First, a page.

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City of Johannesburg Metropolitan Municipality v. Blue Moonlight Properties 39 (Pty) Ltd and Another, CCT 37/11 [2011] ZACC 33

Year: 2011 (Date of Decision: 1 December, 2011)

Forum, CountryConstitutional Court; South Africa

Standards, RightsReasonableness; Right to adequate housing

Summary BackgroundThe case raised the issue of occupiers of 7 Saratoga Avenue – a community of 86 poor people living in a disused industrial property in Berea, Johannesburg. In 2006, they were sued for eviction by the owner of the property. The question submitted for the decision of the court was whether the occupiers must be evicted to allow the owner to exercise their rights regarding the property and, if so, whether their eviction gave rise to the obligation of the City to provide them with accommodation, even if they were evicted from a private estate and not from public land. In the case, the question of the resources of the City was also raised.

Holding: The Court accordingly upheld the order of the Supreme Court of Appeal [SCA] by ordering the eviction of the occupiers 14 days after the City was ordered to provide those occupiers who were in need with temporary accommodation. This was to ensure that they would not be rendered homeless because of the eviction. The Court found that the City had a “duty to plan and budget proactively for situations like that of the Occupiers” [para. 67] and that its lack of resources was the product of its incorrect understanding of the relevant legislation. Furthermore, the Court upheld the finding of the SCA that the City was not able to show that it was incapable of meeting the needs of the Occupiers. The Court further stated that “[t]he City provided information relating specifically to its housing budget, but did not provide information relating to its budget situation in general. We do not know exactly what the City’s overall financial position is. This Court’s determination of the reasonableness of measures within available resources cannot be restricted by budgetary and other decisions that may well have resulted from a mistaken understanding of constitutional or statutory obligations. In other words, it is not good enough for the City to state that it has not budgeted for something, if it should indeed have planned and budgeted for it in the fulfilment of its obligations” [para. 74].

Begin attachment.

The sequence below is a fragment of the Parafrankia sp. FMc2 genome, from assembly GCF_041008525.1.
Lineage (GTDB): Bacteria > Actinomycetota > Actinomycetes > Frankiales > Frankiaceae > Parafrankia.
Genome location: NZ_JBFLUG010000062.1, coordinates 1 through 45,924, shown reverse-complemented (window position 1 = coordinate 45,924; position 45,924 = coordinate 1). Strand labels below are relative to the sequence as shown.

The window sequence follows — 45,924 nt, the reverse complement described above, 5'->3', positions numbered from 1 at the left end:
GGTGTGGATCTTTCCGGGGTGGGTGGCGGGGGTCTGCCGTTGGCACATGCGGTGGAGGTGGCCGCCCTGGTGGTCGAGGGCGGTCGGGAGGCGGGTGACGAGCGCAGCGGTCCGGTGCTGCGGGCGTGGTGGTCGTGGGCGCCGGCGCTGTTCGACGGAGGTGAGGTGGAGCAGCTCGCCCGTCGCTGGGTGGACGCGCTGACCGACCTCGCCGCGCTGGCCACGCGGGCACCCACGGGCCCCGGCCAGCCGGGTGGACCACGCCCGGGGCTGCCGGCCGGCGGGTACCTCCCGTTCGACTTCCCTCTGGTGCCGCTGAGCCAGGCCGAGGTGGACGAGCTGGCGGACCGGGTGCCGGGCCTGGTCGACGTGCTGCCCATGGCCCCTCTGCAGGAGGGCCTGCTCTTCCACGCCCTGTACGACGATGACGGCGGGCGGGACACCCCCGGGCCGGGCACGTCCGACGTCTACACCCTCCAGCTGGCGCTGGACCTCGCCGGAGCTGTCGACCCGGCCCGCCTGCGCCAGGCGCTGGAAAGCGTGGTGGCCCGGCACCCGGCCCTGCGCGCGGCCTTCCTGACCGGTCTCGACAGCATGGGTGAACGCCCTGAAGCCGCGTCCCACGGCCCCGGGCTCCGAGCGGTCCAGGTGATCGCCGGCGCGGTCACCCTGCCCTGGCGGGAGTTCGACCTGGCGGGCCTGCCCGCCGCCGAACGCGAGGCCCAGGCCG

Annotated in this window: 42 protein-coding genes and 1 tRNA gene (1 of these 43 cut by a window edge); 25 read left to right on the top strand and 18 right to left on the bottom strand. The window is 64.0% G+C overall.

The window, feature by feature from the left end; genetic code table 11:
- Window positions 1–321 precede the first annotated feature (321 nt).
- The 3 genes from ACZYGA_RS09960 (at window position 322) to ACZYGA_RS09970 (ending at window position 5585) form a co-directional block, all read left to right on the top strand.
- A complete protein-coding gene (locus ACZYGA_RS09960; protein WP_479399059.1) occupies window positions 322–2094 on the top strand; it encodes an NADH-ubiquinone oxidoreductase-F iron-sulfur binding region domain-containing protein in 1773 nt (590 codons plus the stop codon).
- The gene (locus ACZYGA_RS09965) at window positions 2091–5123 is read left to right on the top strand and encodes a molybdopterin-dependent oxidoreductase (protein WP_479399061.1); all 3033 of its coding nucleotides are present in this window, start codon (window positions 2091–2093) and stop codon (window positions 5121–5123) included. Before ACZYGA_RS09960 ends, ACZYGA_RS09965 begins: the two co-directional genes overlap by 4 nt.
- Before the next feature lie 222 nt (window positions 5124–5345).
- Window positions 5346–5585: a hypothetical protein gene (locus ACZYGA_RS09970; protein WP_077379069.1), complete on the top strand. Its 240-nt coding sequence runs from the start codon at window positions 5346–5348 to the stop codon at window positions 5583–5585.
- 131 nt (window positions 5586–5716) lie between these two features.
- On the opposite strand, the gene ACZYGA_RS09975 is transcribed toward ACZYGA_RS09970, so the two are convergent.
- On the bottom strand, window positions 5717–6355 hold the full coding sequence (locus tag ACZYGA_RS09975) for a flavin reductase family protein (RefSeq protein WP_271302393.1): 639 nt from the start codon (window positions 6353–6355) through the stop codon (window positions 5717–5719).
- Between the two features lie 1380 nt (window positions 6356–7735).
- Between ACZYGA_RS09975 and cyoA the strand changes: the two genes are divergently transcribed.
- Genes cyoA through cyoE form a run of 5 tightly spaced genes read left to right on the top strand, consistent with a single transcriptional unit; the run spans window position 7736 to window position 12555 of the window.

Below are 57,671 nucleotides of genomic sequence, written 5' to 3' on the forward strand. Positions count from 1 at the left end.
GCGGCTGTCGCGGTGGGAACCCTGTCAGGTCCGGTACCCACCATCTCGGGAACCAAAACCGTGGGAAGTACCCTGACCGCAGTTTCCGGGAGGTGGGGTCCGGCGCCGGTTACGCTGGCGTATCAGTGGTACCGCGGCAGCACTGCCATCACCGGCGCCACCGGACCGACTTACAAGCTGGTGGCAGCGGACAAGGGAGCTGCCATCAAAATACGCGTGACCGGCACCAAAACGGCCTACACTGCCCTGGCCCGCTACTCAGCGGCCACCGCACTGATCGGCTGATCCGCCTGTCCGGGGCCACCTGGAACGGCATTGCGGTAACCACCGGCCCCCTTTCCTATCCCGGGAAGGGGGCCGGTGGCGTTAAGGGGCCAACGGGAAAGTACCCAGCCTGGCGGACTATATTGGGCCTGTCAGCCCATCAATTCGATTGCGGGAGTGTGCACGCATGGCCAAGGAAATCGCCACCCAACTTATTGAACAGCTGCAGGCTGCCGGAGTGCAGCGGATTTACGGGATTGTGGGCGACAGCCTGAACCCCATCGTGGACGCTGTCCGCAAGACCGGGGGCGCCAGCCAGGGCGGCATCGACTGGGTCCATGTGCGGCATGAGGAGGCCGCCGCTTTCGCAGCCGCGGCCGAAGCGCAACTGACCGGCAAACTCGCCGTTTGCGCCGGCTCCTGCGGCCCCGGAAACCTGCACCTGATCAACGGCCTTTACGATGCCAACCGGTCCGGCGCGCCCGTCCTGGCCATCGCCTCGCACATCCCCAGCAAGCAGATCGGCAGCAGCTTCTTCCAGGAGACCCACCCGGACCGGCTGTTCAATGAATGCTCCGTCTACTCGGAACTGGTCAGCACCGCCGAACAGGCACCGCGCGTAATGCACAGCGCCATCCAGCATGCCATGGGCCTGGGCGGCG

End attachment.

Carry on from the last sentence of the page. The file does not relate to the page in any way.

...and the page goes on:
Additional Comments: The Occupiers submitted that ‘it would not be just and equitable to grant an eviction order, if the order would result in homelessness’ [para. 32]. As for the City, it contended that the eviction was sought at the instance of the owner of the property, and noted that it cannot be “held responsible for providing accommodation to all people who are evicted by private landowners” [para. 32].

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